Why It Matters
How We Find Out
What We Know
Common Hazards: Hepatitis
Common Hazards: Heavy Metals
How can our bodies cope? This module explains some of the ways that animals and humans combat and eliminate toxic chemicals. The organ systems involved include the lungs, the skin, and the digestive tract, but two organs are especially important: the liver and the kidneys.
We call the process of eliminating toxins, “detoxication” or “detoxification,” which is the opposite of “intoxication.” Different tissues detoxify in varying ways.
- Lungs can detoxify by removing gases (gas anesthetics are removed from the body by the lungs).
- Skin can detoxify by reducing the penetration of toxic substances (toxins in water don’t get in through the skin well; however, toxins in oils do penetrate easily).
- Digestive System can detoxify by eliminating toxic foods, by either vomiting or diarrhea.
- Kidneys detoxify by secreting toxins or filtering toxins out of the blood into urine.
- Liver detoxifies by changing the chemical nature of many toxins.
Kidney and liver are especially important. They are discussed separately because they work in different ways.
ObjectivesAfter completing this lesson, each student should be able to:
- Explain why detoxication systems are needed in the body
- Identify the systems in the body that have detoxication functions and summarize how they perform their detoxifying actions
Why It Matters
But toxins would still be a problem even if we lived in a clean environment. Our own body makes toxic chemicals. For example, did you know that one product the body makes as a by-product of its normal chemical reactions is ethyl alcohol (the kind found in alcoholic drinks)? And the body changes alcohol into an even more toxic compound, acetaldehyde!
Have you heard all the advertisements for Vitamin E and C as substances needed to combat free radicals? Free radicals are normal chemical breakdown products and they are very toxic. Sometimes, these radicals cause cancer and contribute to aging.
See these sites for more information:
How We Find Out
Kidney FunctionWe learned earlier that kidneys detoxify by secreting toxins or filtering toxins out of the blood into urine. But how do we know this?
The best way to learn what kidneys do is to examine the product of their function- urine. Examining the urine is also a good way to know if anything is wrong with kidney function. Medical technicians in hospitals and clinics routinely examine urine (“urinalysis”) looking for any abnormalities. Any abnormalities could signal kidney disease. Examples of diseases that can be detected by urinalysis include diabetes, kidney stones, and chronic infections of the urinary tract.
Kidneys stones, after they have been concentrated and removed from urine. Such stones in the urine can block urine formation and cause severe pain.
UrinalysisUrine is analyzed in three ways:
- Unmagnified (“macroscopic”): check for amount, color, clarity
- Chemical analysis with a “dip stick”: check for acidity, density, amount of protein, glucose, ketones, nitrites, and white blood cells. Special tests can be done for other substances, such as illegal drugs.
- Magnified (microscopic): check for crystals, squamous (flat) cells, bacteria, and other large objects.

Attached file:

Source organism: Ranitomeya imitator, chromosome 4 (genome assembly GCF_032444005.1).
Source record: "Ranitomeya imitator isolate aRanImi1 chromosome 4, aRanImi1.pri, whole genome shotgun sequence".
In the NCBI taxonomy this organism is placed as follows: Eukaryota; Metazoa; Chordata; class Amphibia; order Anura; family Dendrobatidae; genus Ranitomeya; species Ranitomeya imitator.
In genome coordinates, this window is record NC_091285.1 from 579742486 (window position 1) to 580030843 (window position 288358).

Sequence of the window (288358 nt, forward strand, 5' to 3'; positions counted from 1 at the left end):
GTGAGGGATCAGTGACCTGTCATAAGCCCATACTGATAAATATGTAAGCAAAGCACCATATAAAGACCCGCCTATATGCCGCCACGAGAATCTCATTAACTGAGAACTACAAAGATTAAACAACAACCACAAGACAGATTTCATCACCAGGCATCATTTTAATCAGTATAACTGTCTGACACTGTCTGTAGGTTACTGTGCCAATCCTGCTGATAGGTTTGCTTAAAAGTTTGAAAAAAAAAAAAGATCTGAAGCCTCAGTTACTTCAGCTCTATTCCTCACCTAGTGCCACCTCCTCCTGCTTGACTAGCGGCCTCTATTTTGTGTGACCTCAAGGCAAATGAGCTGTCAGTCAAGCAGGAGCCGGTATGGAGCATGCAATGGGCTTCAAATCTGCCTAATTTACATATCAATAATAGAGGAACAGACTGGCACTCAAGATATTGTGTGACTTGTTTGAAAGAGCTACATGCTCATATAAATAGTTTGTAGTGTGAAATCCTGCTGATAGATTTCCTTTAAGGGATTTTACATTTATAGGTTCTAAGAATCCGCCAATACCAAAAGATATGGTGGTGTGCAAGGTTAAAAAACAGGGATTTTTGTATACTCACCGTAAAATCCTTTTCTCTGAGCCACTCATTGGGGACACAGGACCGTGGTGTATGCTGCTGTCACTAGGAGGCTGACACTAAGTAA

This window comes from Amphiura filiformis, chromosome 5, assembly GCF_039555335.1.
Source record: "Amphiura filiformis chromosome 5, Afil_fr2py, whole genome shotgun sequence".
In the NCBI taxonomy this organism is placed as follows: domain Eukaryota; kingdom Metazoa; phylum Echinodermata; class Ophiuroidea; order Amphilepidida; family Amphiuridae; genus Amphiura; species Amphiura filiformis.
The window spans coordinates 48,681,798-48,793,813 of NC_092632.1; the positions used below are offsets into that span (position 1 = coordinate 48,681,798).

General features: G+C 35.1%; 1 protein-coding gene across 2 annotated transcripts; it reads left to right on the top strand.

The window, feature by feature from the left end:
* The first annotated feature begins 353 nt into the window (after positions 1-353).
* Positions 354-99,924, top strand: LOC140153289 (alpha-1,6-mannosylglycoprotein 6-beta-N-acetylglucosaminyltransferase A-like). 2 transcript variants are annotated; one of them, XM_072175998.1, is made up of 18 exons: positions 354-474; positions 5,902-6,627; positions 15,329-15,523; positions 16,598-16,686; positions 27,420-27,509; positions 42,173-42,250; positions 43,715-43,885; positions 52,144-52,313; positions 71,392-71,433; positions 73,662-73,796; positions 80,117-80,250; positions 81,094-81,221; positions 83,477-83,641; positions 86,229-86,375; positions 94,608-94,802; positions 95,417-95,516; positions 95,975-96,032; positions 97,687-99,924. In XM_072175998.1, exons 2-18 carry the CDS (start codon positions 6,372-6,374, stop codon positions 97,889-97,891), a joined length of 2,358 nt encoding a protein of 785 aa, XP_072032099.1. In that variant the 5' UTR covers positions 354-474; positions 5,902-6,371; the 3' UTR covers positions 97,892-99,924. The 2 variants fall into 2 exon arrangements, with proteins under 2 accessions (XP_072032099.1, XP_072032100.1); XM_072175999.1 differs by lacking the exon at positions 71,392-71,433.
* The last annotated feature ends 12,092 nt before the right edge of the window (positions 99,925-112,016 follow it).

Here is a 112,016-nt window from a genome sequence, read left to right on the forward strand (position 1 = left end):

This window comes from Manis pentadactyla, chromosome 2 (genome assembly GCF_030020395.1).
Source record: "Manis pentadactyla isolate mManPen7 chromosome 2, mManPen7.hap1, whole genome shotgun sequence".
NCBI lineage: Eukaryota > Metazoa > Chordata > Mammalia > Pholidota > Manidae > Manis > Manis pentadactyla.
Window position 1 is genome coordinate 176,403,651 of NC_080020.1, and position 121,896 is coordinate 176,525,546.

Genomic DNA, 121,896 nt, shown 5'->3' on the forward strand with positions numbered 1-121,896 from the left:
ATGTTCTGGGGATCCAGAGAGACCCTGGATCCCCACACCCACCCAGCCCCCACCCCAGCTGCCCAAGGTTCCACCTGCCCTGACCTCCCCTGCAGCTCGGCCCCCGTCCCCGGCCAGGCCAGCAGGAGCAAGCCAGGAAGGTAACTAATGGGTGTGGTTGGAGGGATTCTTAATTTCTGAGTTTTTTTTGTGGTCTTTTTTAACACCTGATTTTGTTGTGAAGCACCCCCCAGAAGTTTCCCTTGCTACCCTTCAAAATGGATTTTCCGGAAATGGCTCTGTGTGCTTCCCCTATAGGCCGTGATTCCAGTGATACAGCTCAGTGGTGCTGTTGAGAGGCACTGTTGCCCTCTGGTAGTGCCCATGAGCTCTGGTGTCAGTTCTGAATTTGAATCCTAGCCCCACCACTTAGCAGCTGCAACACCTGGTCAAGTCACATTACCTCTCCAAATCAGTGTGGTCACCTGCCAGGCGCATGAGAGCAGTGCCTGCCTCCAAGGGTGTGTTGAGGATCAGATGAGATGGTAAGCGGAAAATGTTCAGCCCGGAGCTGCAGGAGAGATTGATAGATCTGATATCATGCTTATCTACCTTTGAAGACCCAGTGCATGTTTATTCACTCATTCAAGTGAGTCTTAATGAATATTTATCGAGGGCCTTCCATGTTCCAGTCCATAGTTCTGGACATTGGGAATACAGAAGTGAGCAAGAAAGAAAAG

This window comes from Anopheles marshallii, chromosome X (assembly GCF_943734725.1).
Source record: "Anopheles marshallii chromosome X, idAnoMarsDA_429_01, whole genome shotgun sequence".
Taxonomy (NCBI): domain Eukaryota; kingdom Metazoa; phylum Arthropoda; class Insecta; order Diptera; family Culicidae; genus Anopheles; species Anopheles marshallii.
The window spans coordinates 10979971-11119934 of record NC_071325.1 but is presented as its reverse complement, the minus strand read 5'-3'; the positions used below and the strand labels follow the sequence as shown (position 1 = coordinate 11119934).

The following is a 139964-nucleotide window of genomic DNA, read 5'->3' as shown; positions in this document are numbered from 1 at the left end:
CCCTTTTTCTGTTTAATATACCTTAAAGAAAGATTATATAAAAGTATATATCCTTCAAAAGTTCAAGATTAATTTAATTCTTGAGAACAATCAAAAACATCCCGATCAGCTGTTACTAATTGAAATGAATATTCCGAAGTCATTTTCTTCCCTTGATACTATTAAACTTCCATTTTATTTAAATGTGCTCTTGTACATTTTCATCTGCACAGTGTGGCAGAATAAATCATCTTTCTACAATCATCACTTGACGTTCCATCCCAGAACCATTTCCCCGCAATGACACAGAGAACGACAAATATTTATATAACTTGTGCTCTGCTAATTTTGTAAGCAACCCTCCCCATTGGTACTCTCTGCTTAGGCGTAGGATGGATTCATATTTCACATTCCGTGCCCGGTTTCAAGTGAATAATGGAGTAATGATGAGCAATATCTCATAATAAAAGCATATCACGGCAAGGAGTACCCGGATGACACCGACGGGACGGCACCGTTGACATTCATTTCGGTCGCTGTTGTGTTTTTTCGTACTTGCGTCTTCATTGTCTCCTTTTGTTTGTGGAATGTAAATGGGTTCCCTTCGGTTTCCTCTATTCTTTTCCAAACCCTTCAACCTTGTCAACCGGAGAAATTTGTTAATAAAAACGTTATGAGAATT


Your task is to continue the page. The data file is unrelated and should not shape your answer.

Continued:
- Not enough urine might mean that the kidneys are not filtering blood well.
- Too much urine might mean that the kidneys are not reabsorbing the water that is filtered out of blood – a common sign of diabetes mellitus.
- Urine should be yellow. If it is pale or clear it may mean dilution, either because too much water is being lost or it could be that you just drank a lot of liquid.
- Urine should be near neutral (pH=7), neither acidic nor basic.
- Presence of the substances listed above may indicate that the kidney is not cleaning the blood adequately or that the body contains more of the substance than even normal kidneys can handle.
- Red blood cells should not be in urine, unless the urine is collected from females during menstruation.
- White blood cells should not be in urine. They could indicate infection of the kidneys, bladder, or other parts of the urinary tract.
- Too many crystals and stones could indicate a risk for blockage of the urinary tract. This prevents urine from being discharged, puts pressure on the kidney tubules, and stops urine formation.
Kidney FailureKidneys can become physically damaged by precipitates such as stones or by excess pressure (high blood pressure, obstructions in the bladder or the tube (urethra) that leads outside the body). The damage can progress to renal insufficiency and end-stage kidney disease, which require renal dialysis or a kidney transplant.
Liver FunctionObserving the liver tells us a lot about its function:
- huge veins come into the liver from the gut
- venous blood flows past single rows of liver cells
- blood takes about 8 seconds to pass by the liver cells
- the flow path exposes blood to many phagocytotic, cells Comparing the chemical contents of the blood coming in with that of the blood leaving the liver shows that the liver must:
- make urea, a protein waste product
- make bile, which is released from the gall bladder to the intestines (makes fat easier to digest)
- remove low density lipids (LDL) and add high density lipids (HDL) to blood, thus protecting against hardening of the arteries
- convert and detoxify many drugs and toxins
Medical Application – Liver Function TestsBecause the liver is so vital for life, it is important to know if the liver is working normally. This is especially true in older age, when the liver is most likely to be damaged. There are several laboratory tests that doctors can have performed to check if liver function is normal.